Accra, May 23, GNA - The Rwandan High Commission in Ghana has commemorated the 27th anniversary of the 1994 genocide against the Tutsis in Rwanda.
The event, on the theme: "Remember, Unite, Renew," was in collaboration with the Rwanda Community in Ghana, Benin, the Ivory Coast, Liberia and Sierra Leone.
It was to honour the lives of the over a million people and to accord them the dignity they were stripped of in the manner they were killed.
Dr Aisa Kirabo Kacyira, the Rwandan High Commissioner to Ghana, in her address, called on the international community to assist the country to bring the masterminds of the 1994 Rwandan genocide to book.
She said it was unfortunate that there were still many suspected masterminds and perpetrators of the incident still enjoying protection from some powerful world bodies.
She said, “sadly, 27 years after the 1994 genocide against the Tutsi, there are still many suspected masterminds and perpetrators who continue to enjoy protection from some government and powerful institutions of our world."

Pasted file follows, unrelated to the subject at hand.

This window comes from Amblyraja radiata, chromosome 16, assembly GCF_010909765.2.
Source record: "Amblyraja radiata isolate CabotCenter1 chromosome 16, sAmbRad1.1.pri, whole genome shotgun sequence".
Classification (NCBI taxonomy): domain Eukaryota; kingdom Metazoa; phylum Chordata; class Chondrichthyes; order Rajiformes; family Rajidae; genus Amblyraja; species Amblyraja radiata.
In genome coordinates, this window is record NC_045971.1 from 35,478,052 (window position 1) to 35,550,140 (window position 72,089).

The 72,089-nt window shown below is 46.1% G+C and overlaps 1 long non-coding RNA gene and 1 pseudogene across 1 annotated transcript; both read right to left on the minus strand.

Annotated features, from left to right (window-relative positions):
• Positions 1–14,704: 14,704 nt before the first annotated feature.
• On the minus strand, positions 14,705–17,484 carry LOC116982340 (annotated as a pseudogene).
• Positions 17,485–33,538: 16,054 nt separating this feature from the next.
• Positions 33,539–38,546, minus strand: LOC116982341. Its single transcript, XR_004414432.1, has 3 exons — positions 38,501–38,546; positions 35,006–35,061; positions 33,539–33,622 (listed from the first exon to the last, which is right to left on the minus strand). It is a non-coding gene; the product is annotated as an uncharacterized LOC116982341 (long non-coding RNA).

Dr Kacyira, however, told leaders and members of the international community, that Rwanda would continue to count on them to stand up for justice in honour of the memory of the innocent lives lost and to bring the planners and perpetrators of the genocide to book.
Also, they must unite in the fight against the denial, revision, and trivialization of the genocide against the Tutsi.
"For the survivors of the genocide, knowing that the people who planned and executed their annihilation continue to move freely and in some instances are able to cause them harm, through their messages that deny, trivialize, or revise the 1994 genocide against the Tutsi is a nightmare," she said.
"Nevertheless, the fight against genocide and its ideology continues through upholding the truth of what happened."
"Saluting the undying spirit, I wish to express our eternal gratitude to the survivors of the genocide who by choosing to forgive instead of revenge stand tall as our heroes. You have given us a chance as a country to rebuild on these principles of unity and reconciliation."
General Henry Kwame Anyidoho (Rtd), Deputy Force Commander of the United Nations Assistance Mission for Rwanda during the months of the 1994 Rwanda genocide, in an interview with GNA, said it was the hate speech on the radio that led to the outbreak of the genocide and appealed to Ghanaians to desist from making hate speech.